Ashley Curtin began traveling the world at a young age when her parents would buckle her into a car seat and bring her along for the ride.Now a way of life, she left the corporate world to pursue a nomadic lifestyle.She has traveled extensively through North America and Europe and parts of Africa. ...Find out more!
While visiting a foreign country my goal is to see everything I can, go to as many places as possible within my timeframe and try almost any food I can get my hands on. From the country’s staple dish to hidden bars, restaurants and cafes recommended by locals, it was time to stuff my face (in between taking in all of Gaudi’s architecture) in Barcelona, Spain!
A major global city and capital of Spain, Barcelona is a trendy tourist city with an extended landscape of mountains and ocean. Yet eating within budget was tricky. Staying in the heart of the city, Ciutat Vella district, I was faced with swanky restaurants, expensive bars and overpriced cafes.
And in Barcelona, little food equals high prices but tapas didn’t fill me up and I could see my budget immediately going down the tubes. That wouldn’t stop me; I made it a point to eat and drink my way through Barcelona in great fashion. So the travel guru inside of me used past travel experience, got the inside scoop from the locals and took advantage of any deals. And my mission went a little something like this.
Since I was staying with some friends who rented an apartment, we had access to a kitchen; a refrigerator, stove, a table and chairs – perfect for any traveler on a budget. And with tapas visible through every window of the many street cafés we walked by, we got food ideas and made a daily visit to La Boqueria. The large market was filled with produce native to Spain, delicious baked goods, fresh fish, a variety of cheeses and many other goods. So we bought the freshest ingredients, made our own tapas and ate until we were full.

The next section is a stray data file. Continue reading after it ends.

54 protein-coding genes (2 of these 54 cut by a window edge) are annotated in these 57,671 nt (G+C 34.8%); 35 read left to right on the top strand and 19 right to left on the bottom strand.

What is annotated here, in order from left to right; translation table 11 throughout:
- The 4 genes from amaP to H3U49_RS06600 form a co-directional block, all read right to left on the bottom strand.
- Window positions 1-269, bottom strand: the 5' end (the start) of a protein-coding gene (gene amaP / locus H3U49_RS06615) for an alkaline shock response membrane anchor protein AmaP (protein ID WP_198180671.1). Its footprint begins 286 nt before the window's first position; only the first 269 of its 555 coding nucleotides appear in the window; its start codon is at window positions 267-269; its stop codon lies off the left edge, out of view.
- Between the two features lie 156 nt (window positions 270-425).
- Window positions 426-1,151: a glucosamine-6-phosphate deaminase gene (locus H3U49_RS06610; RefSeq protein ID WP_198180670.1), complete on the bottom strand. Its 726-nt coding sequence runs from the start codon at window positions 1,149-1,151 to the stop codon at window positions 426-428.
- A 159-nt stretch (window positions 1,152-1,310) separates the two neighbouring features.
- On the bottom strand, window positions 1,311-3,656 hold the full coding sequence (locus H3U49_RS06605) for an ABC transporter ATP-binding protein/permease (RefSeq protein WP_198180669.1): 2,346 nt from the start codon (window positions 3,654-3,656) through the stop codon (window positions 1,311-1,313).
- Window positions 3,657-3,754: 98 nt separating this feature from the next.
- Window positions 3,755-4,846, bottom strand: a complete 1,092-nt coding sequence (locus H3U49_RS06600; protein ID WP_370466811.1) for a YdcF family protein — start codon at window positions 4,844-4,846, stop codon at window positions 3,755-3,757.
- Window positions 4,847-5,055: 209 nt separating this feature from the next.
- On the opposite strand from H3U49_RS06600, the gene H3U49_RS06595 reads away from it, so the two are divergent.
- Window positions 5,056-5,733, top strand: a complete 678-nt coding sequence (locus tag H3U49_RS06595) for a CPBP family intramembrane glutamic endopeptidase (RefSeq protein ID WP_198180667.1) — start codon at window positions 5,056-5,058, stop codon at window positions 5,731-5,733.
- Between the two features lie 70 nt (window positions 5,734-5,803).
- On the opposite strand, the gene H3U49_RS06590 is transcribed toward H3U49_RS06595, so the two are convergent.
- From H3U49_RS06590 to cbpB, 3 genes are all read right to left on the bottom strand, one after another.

A big filling breakfast is hard to come by in Barcelona and the traditional light meal served in the morning is often overpriced in many cafes so I made my own. I bought some fresh pastry from a local bakery (just around the corner from the apartment) and brewed a fresh pot of coffee daily to jump start my day. Since I was walking an unknowing amount of miles in a day, the pastry was worked off in no time!
We stocked up on wine and relaxed with a glass in hand in the apartment. Whether I drank a glass while eating our homemade tapas (I was on vacation) or enjoyed another before heading out for the night, it was my way of staying on budget. And not to mention, the local popular Spanish beers were cheap and quite tasty. Again, we took full advantage of the kitchen and made it a point to drink at “home.”
I was on vacation and needed to treat myself from time to time. So, when out to eat, I stayed within budget by ordering the three-course meal offered at many of the local restaurants. Also known as “tourist menus,” these set choices included an appetizer (soup or salad), a main dish and dessert with coffee. And it only gets better; a glass of wine or domestic beer was also part of the set price (12 to 15 Euros). Affordable, filling and delicious!
Most bars and restaurants have a dish of Spanish olives staring you in the face as you sit down. And after ordering a drink, some places bring you fresh baked bread and pressed olive oil. But be leery, some restaurants charge you for these snacks so ask before you eat. If they are complimentary, take advantage and fill up!
A variety of bars offer drink specials and food choices at a lower price throughout the week. So during the day, while we toured the city on foot, I scanned restaurant’s menus to find the best deals and later took to those bars.
Even though I stayed within budget my food experience was nothing less than exceptional. I ate homemade paella, munched on the freshest green olives and enjoyed great seafood by the sea. While Barcelona can be an expensive tourist trap, there are always ways to stay on budgetary track!